Affluenza: How Overconsumption Is Killing Usand How to Fight Back

Affluenza: How Overconsumption Is Killing Usand How to Fight Back

David Wann

Language: English

Pages: 288

ISBN: 1609949277

Format: PDF / Kindle (mobi) / ePub


NEW EDITION, REVISED AND UPDATED

affluenza, n. a painful, contagious, socially transmitted condition of overload, debt, anxiety, and waste resulting from the dogged pursuit of more.

We tried to warn you! The 2008 economic collapse proved how resilient and dangerous affluenza can be. Now in its third edition, this book can safely be called prophetic in showing how problems ranging from loneliness, endless working hours, and family conflict to rising debt, environmental pollution, and rampant commercialism are all symptoms of this global plague.

The new edition traces the role overconsumption played in the Great Recession, discusses new ways to measure social health and success (such as the Gross Domestic Happiness index), and offers policy recommendations to make our society more simplicity-friendly. The underlying message isn't to stop buying—it's to remember, always, that the best things in life aren't things.

A System in Crisis: The Dynamics of Free Market Capitalism

The Assumptions Economists Make

Economics of Uncertainty and Information

The Economics of Microfinance (2nd Edition)

Bachelor Pad Economics: The Financial Advice Bible for Men

The New Institutional Economics of Corruption (Routledge Frontiers of Political Economy)

 

 

 

 

 

 

 

 

 

 

Anders. Sharing the Work, Sparing the Planet: Work, Time, Consumption, and Ecology. London: Zed Books, 1999. Hayden, Tom. Reunion: A Memoir. New York: Random House, 1988. Hertsgaard, Mark. Earth Odyssey: Around the World in Search of Our Environmental Future. New York: Broadway Books, 1998. Heymann, Jody, and Alison Earle. Raising the Global Floor: Dismantling the Myth That We Can’t Afford Good Working Conditions for Everyone. Stanford, CA: Stanford University Press, 2010. Hill, Steven.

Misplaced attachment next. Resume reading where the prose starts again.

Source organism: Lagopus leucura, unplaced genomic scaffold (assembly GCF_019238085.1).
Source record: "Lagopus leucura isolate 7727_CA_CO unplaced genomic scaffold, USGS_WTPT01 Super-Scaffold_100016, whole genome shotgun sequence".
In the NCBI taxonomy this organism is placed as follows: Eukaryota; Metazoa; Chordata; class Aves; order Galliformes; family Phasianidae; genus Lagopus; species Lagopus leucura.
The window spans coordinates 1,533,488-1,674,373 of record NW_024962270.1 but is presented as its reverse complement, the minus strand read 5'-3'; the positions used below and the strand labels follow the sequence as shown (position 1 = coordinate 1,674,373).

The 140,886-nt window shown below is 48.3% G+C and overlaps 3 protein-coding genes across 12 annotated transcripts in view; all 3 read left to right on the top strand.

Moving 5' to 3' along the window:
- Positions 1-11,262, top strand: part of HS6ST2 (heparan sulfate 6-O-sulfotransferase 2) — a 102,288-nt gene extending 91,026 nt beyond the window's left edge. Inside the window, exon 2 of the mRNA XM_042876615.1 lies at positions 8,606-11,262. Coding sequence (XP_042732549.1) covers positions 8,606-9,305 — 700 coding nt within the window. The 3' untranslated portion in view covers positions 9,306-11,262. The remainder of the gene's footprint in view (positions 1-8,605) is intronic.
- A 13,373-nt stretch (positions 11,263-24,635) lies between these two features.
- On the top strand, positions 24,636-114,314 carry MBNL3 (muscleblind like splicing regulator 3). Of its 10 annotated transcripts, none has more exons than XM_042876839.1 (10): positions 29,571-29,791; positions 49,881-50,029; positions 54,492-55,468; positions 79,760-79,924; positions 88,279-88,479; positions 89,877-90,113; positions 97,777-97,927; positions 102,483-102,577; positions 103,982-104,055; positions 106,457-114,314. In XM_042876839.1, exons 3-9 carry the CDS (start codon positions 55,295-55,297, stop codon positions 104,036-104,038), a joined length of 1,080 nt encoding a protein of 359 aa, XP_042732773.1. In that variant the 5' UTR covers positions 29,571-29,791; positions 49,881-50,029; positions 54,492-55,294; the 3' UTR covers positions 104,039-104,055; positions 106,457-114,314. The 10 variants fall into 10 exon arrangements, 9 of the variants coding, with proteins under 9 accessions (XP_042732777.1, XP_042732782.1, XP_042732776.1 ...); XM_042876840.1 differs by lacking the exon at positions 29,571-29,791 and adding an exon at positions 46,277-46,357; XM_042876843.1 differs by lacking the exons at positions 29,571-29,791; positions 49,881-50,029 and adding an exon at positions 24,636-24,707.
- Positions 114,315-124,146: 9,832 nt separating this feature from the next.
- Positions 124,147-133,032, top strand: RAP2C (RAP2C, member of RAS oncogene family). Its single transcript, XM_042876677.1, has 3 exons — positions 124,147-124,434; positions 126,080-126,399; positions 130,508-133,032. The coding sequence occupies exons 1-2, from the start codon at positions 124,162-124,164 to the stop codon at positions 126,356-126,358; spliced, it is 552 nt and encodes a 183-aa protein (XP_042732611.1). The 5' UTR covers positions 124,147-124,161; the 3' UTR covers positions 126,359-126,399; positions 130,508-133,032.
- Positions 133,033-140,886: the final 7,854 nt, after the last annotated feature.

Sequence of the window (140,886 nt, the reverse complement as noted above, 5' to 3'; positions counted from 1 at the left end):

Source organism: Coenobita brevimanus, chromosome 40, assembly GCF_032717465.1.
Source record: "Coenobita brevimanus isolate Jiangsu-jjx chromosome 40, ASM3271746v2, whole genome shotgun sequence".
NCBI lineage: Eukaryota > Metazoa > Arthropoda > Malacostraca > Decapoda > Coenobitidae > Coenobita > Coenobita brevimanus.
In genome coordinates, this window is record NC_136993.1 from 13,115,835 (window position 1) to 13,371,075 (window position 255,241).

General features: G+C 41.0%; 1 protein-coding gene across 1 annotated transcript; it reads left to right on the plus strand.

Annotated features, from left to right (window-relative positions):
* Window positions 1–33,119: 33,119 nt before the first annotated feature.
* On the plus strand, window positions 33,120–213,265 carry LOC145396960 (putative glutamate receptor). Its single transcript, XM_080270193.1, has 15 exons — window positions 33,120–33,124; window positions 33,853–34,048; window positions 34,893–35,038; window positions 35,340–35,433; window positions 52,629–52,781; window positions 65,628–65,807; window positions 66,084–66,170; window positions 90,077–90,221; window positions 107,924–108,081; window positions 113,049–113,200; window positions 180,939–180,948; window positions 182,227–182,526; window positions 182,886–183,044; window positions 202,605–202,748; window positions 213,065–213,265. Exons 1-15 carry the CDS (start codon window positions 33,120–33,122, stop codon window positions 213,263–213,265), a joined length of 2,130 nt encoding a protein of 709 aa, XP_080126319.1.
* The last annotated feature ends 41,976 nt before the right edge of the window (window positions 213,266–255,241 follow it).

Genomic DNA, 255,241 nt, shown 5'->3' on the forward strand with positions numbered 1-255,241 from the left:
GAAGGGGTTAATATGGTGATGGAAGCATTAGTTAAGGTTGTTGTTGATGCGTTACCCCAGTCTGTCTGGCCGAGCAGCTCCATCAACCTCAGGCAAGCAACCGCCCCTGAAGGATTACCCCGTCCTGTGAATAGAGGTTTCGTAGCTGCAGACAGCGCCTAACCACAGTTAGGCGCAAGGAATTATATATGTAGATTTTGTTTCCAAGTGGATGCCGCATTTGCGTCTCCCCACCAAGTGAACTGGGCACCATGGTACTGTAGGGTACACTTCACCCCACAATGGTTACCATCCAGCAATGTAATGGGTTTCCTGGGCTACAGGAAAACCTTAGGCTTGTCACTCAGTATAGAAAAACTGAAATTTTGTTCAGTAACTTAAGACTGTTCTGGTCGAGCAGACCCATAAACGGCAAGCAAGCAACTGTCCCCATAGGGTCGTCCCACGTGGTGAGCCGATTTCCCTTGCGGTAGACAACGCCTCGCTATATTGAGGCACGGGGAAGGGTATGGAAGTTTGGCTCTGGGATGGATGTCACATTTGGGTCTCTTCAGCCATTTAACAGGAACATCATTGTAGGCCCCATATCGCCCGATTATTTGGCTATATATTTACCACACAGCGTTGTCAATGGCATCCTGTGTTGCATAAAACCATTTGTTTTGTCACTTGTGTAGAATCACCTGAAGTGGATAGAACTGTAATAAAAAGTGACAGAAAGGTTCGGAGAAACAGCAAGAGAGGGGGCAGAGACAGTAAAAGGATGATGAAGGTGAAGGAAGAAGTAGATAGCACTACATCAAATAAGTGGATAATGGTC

Japan, and Korea have the highest rates of TV viewing; short-work-hour countries like the Netherlands and Norway have the least—because parents are more exhausted when they return home, and TV is the perfect activity for burned-out people since there is nothing to do but press the remote and be entertained.4 But the more TV viewing, the more people are exposed to television advertising and the hot zones of affluenza. “Chief among the obstacles” to a good family life, write Olds and Schwartz, is

have social capital in the neighborhood—relationships, commitments, and networks that create an underlying sense of trust. Yet in many American neighborhoods, trust is becoming a nostalgic memory. Seeing children at play is becoming as rare as sighting an endangered songbird. After a horrifying string of mass shootings in US schools, 62 percent of parents of school-aged children now want to hire armed guards at schools. Meanwhile, the $34-billion-a-year gun industry is on a roll: annual

for the road or the graceful arches of its many bridges. This is quality work, built to last, built for beauty as well as utility. Built by the Civilian Conservation Corps (CCC). In the 1930s, during the depths of the Great Depression, hundreds of young men came to Mount Rainier—ordinary, unemployed working men, mostly from cities back east. Living in tent camps or barracks, they built many of the marvelous facilities that visitors to the park now take for granted. At a time when the dominant

dollars by preventing floods. • Getting rid of packaging, glossy green lawns, and food waste also takes a huge chunk out of the collective cost of our lifestyle. So does advertising; we currently spend $900 per capita to be shelled with unsolicited information, which of course is embedded in the cost of products and services. Less consumption means less advertising as well as less debt. And less debt means less interest on the debt. • Reasonable reductions in meat consumption, air travel, and

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